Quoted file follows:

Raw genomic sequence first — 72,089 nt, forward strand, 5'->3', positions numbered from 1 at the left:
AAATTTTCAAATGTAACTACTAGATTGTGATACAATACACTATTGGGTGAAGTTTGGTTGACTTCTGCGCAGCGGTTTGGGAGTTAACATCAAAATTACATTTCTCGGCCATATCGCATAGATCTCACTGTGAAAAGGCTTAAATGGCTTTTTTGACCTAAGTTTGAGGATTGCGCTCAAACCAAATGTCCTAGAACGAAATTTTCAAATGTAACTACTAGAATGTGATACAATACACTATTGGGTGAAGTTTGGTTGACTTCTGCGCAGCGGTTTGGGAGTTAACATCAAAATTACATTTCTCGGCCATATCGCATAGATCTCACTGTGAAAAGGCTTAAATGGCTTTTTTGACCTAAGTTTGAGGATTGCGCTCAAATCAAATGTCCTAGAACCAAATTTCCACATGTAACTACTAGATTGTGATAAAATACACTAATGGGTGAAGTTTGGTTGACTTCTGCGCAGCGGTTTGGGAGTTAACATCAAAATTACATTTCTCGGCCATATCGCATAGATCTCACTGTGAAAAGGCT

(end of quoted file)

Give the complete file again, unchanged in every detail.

Raw genomic sequence first — 72,089 nt, forward strand, 5'->3', positions numbered from 1 at the left:
AAATTTTCAAATGTAACTACTAGATTGTGATACAATACACTATTGGGTGAAGTTTGGTTGACTTCTGCGCAGCGGTTTGGGAGTTAACATCAAAATTACATTTCTCGGCCATATCGCATAGATCTCACTGTGAAAAGGCTTAAATGGCTTTTTTGACCTAAGTTTGAGGATTGCGCTCAAACCAAATGTCCTAGAACGAAATTTTCAAATGTAACTACTAGAATGTGATACAATACACTATTGGGTGAAGTTTGGTTGACTTCTGCGCAGCGGTTTGGGAGTTAACATCAAAATTACATTTCTCGGCCATATCGCATAGATCTCACTGTGAAAAGGCTTAAATGGCTTTTTTGACCTAAGTTTGAGGATTGCGCTCAAATCAAATGTCCTAGAACCAAATTTCCACATGTAACTACTAGATTGTGATAAAATACACTAATGGGTGAAGTTTGGTTGACTTCTGCGCAGCGGTTTGGGAGTTAACATCAAAATTACATTTCTCGGCCATATCGCATAGATCTCACTGTGAAAAGGCT